Local groups have been given a boost now that wellbeing organisation Living Well Sefton has launched the fifth round of the Community Resilience Grant.
Community groups and community-minded individuals are being encouraged to apply for funding for projects designed to get more people out of their houses and linking in with their communities.
Michael Swift, (below), who runs Southport’s Stepping Stones social group for those with health conditions, was successful in securing funding from a previous round and said: “We wouldn’t have been able to do the drama without the funding and it has helped give people confidence and bring them closer together.”
Karen Nolan, co-ordinator of Living Well Sefton, explains: “The focus of our latest funding is about helping people get out and about so they feel less lonely. So we want to hear from community groups that have ideas on how to make this happen.”
The Community Resilience Grant has supported local communities with a range of projects from enhancing wellbeing through gardening or craft workshops to providing cooking classes that improve healthy eating.
There are grants of up to £2,000 for organisations and £500 to individuals, who are supported by a organisational partner. Grants are subject to specific criteria being met and will be approved by a judging panel. The deadline for applications is Friday, November 30.
Anyone interested in applying can complete the application form on the Living Well Sefton website where there are guidance notes on how to complete the form as well as the criteria for applying – www.livingwellsefton.org.uk
Paper versions of the application form can also be downloaded from the website.
It’s November, which means that as a part of ‘Movember’, health teams in Sefton are focusing on men’s health this month.
NHS South Sefton Clinical Commissioning Group (CCG) and NHS Southport and Formby CCG are encouraging men in the area to look after their health and make sure they know about some of the most common health problems that could affect them.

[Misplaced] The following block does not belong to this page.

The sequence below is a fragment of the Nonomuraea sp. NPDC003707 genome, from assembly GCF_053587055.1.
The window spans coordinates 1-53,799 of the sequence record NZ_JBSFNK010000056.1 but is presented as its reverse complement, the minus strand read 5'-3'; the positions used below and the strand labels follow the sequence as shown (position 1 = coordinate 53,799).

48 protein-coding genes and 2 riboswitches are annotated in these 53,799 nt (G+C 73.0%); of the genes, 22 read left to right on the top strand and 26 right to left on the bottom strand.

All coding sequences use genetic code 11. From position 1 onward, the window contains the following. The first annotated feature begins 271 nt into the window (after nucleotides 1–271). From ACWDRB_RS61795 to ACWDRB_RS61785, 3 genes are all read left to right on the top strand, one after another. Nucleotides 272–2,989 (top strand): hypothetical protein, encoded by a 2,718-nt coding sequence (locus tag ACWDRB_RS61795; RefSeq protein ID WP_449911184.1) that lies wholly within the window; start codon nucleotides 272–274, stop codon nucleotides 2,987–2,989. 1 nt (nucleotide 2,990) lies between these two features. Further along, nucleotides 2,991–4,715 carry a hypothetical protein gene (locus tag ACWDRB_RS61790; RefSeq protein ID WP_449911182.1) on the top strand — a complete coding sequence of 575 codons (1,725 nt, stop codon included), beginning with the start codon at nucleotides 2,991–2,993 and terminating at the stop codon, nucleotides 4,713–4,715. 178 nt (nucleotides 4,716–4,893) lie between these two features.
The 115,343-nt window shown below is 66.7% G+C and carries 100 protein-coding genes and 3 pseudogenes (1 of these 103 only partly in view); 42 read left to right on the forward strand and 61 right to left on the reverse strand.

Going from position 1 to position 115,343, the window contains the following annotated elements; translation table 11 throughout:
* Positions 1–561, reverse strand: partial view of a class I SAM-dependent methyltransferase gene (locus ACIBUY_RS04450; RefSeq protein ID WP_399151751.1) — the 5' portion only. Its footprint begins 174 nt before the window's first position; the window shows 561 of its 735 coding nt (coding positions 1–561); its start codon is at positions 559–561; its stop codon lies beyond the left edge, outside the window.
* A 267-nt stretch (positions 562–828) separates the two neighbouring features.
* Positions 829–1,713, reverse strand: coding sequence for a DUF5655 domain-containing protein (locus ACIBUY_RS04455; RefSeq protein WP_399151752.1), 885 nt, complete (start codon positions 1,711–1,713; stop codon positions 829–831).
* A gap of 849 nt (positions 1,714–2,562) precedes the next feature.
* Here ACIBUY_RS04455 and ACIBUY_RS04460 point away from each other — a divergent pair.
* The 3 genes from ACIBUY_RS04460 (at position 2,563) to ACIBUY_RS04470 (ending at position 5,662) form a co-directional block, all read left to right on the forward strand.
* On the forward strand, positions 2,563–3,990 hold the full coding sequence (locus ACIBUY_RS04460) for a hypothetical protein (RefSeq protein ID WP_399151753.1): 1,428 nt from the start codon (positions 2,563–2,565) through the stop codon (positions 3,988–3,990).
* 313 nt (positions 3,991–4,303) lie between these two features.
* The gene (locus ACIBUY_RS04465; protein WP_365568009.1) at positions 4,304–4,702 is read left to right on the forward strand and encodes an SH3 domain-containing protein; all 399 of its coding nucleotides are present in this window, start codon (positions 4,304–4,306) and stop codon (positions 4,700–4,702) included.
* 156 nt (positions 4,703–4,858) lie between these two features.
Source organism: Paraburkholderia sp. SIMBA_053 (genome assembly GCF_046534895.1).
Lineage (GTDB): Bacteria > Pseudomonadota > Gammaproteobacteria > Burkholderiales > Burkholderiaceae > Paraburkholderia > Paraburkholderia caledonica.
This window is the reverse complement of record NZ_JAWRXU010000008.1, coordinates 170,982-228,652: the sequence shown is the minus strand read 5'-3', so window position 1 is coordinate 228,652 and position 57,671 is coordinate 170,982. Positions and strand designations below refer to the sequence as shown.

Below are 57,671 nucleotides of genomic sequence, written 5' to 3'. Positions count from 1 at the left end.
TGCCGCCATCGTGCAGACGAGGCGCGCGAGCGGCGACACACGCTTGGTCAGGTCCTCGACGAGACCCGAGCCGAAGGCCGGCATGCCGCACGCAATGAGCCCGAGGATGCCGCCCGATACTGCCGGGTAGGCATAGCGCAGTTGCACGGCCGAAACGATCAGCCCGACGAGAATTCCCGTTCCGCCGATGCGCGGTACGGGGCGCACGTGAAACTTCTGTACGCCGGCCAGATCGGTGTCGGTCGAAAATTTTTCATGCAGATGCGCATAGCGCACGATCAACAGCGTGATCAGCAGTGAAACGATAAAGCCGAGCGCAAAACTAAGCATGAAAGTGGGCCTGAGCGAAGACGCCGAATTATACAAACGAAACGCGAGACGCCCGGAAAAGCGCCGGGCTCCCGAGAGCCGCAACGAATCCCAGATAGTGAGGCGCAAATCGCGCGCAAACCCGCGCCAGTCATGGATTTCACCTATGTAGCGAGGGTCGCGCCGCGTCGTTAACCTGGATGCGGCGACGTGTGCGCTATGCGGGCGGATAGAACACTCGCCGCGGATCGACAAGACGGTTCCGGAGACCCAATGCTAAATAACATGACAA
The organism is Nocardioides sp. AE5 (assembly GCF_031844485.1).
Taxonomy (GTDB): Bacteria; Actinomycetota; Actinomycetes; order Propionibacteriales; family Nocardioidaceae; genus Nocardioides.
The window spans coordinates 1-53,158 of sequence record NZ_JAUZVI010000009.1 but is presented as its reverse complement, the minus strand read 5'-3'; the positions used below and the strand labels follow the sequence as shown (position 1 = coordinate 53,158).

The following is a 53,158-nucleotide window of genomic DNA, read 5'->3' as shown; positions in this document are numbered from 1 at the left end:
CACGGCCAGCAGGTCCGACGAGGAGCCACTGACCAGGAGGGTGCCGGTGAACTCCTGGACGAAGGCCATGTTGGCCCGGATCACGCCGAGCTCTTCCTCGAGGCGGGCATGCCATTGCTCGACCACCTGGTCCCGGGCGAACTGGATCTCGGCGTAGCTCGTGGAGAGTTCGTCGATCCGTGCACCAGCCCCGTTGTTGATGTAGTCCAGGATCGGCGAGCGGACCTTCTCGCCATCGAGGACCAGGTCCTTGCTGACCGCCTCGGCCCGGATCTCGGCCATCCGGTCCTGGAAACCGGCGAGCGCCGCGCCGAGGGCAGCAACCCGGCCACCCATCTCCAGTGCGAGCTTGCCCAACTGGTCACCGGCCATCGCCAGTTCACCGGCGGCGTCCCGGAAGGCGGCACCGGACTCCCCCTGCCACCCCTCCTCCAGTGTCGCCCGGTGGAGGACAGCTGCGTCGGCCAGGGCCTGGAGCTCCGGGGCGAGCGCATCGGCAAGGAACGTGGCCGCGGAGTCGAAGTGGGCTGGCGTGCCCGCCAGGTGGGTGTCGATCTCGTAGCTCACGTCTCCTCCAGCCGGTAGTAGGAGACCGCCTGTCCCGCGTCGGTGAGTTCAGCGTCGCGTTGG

According to the Men’s Health Forum, men are much more likely to drink alcohol than women and are more likely to consume unhealthy amounts.
This week (19th – 25th November) is also Alcohol Awareness Week, highlighting how much of an issue drinking can be.
The overconsumption of alcohol can have many negative effects on your health and lead to heart disease, stroke and numerous kinds of cancer.
Dr Rob Caudwell, local GP and chair of NHS Southport and Formby CCG, said: “It is recommended that you do not drink more than 14 units of alcohol a week – that’s about four pints of lager or a bottle and a third of wine.
“Even if you are staying within the recommended intake, drinking most days of the week, no matter how much, can have bad effects on your physical and mental health.
“Why not try and have a few alcohol-free days a week?”
If you think your drinking has become a problem and you want to reduce your intake, Ambition Sefton offers a range of services to help with this. Run by Mersey Care NHS Foundation Trust, the service provides help and support to the residents of Sefton who have a drug and alcohol problem through a wide range of recovery focused treatment pathways.
Call Ambition Sefton on 01704 534 759 in Southport or 0151 944 5334 in Bootle.
Another health issue which has a major impact on men is cancer. Men’s Health Forum have found that males are more likely to get cancer than women. Prostate cancer is the most common type, accounting for 1 in 4 cases of the disease in men, and the cause of 13 per cent of cancer related deaths.